Brett Esaki
Learning Services Building 132
Esaki, Brett J
Assistant Professor

Dr. Brett J. Esaki (Ph.D. in Religious Studies, University of California, Santa Barbara) specializes in Asian American studies, with a focus on spirituality, popular culture, and comprehensive sustainability. He focuses on methods to examine religion on the ground, especially ethnography, cultural studies, and subjugated history. His publications detail how American minorities, including Asian Americans and African Americans, creatively use religion and art to preserve, to reinvent, and to discover a sense of their full humanity. He is the author of Enfolding Silence: The Transformation of Japanese American Religion and Art under Oppression (Oxford 2016). Dr. Esaki's teaching specialties include Asian American religions; religion and popular culture, including hip hop and other embodied arts; and history, ideology, and philosophy of race and in the United States.

Currently Teaching

RELI 390 – Asian and Pacific Religions in American Spirituality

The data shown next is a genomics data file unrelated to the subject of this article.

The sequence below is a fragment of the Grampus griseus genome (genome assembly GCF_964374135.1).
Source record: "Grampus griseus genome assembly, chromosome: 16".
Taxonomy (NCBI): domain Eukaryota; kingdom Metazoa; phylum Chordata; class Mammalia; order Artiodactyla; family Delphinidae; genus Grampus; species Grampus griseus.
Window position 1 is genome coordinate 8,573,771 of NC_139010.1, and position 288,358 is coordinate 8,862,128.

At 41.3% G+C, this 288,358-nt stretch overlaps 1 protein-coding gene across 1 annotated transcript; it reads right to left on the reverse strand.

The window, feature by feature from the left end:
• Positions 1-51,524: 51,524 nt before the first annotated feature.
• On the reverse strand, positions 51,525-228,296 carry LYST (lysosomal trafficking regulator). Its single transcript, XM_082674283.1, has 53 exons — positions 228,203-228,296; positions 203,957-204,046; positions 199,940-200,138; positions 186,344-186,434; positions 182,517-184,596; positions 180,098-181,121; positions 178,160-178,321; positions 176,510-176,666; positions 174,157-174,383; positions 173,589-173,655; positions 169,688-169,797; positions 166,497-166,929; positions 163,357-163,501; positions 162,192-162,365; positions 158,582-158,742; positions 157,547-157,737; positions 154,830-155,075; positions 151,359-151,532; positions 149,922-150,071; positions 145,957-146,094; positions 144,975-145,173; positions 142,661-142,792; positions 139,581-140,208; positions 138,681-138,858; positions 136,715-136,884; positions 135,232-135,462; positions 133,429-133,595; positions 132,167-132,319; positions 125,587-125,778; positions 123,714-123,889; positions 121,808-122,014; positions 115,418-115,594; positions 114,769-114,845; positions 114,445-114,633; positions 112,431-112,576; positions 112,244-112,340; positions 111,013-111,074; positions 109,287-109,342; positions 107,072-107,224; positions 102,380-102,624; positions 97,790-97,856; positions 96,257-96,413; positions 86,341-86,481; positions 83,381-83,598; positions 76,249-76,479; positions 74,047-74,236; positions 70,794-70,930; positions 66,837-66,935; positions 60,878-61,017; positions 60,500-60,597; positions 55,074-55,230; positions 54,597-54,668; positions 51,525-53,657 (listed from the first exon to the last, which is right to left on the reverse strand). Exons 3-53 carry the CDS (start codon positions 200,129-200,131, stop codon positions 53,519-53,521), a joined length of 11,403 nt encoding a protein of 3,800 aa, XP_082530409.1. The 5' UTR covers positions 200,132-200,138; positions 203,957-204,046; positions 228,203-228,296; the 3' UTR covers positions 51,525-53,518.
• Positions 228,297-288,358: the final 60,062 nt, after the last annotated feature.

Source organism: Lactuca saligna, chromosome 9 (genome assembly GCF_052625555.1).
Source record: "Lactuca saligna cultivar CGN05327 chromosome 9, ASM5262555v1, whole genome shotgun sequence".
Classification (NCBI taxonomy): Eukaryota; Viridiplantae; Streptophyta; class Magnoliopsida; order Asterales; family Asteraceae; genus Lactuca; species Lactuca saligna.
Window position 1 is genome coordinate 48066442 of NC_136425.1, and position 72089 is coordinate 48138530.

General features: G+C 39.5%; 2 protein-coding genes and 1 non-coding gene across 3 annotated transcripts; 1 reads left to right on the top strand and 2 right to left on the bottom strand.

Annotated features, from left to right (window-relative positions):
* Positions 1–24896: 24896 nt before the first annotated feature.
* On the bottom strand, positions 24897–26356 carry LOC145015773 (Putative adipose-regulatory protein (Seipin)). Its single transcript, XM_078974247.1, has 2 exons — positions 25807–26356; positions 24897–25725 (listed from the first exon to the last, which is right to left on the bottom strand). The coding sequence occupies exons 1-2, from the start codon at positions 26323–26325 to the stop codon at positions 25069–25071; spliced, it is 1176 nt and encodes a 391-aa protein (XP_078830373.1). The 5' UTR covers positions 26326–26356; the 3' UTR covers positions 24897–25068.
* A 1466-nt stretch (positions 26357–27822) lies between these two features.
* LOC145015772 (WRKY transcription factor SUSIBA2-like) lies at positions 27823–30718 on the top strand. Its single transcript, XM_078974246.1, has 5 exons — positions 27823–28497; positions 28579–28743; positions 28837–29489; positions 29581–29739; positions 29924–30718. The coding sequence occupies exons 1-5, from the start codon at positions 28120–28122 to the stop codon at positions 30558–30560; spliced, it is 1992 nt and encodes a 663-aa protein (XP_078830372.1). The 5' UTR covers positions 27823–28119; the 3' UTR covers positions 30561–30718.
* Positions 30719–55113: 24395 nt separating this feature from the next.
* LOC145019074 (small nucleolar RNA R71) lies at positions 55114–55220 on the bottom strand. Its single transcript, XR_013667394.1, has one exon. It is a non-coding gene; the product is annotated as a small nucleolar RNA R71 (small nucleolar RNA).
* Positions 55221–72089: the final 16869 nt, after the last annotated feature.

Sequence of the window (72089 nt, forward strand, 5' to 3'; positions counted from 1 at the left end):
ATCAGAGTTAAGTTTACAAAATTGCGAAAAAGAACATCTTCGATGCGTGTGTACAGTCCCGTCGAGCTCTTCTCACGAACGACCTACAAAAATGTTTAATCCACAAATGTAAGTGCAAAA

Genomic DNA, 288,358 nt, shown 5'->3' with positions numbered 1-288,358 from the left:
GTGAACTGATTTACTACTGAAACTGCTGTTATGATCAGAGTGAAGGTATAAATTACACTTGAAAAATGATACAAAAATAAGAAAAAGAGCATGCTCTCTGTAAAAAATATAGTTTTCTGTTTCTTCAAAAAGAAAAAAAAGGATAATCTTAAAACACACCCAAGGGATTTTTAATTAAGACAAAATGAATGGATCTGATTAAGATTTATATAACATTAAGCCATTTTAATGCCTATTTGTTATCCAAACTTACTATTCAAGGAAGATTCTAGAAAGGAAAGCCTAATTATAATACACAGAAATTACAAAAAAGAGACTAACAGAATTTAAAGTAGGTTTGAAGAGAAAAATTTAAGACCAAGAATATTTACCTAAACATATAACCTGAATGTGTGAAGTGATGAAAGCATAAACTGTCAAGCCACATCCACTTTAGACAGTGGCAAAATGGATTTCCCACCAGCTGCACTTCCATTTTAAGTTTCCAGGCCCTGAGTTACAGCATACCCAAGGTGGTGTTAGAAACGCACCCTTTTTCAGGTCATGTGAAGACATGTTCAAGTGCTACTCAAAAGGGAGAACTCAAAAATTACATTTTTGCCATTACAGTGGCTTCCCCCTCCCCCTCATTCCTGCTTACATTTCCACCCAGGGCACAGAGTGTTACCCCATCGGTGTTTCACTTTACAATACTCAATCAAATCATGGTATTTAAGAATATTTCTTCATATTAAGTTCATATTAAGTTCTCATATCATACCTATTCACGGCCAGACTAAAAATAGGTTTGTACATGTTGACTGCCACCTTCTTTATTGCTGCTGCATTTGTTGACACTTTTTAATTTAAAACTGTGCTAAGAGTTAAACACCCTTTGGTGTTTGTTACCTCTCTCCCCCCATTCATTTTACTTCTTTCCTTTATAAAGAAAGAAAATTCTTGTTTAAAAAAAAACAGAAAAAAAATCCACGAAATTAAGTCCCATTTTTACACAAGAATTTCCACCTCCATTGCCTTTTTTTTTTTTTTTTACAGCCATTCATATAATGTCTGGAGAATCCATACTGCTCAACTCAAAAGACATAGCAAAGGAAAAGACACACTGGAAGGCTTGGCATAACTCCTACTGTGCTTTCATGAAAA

Throughout the modern development of what has been called "spirituality" in the United States, Asian Pacific Americans along with Asian and Pacific Islander religions have been integral. In the mid-nineteenth century, Asian Pacific American (APA) immigrants brought their religions, and towards the end of the nineteenth century non-APAs enthusiastically brought APA religious teachers to the mainland United States. In the twentieth century, this mixture of APA people and religions continued to reach new communities and develop into independent US-based religions; eventually, these influenced the emergence of more individualistic, non-traditional forms of religion - popularly called 'spirituality.' These lines of influence crisscrossed over the decades, leading to a complex mixture of interests, investments, discourses, and depictions of different racial groups. As a result, this course's examination of Asian and Pacific religions in US-based spirituality engages questions about its definition in distinction to the term 'religion' and in relationship to the social dynamics of race. The course explores its presence in diverse locations such as medicine, theatre, environmental activism, and children's video games.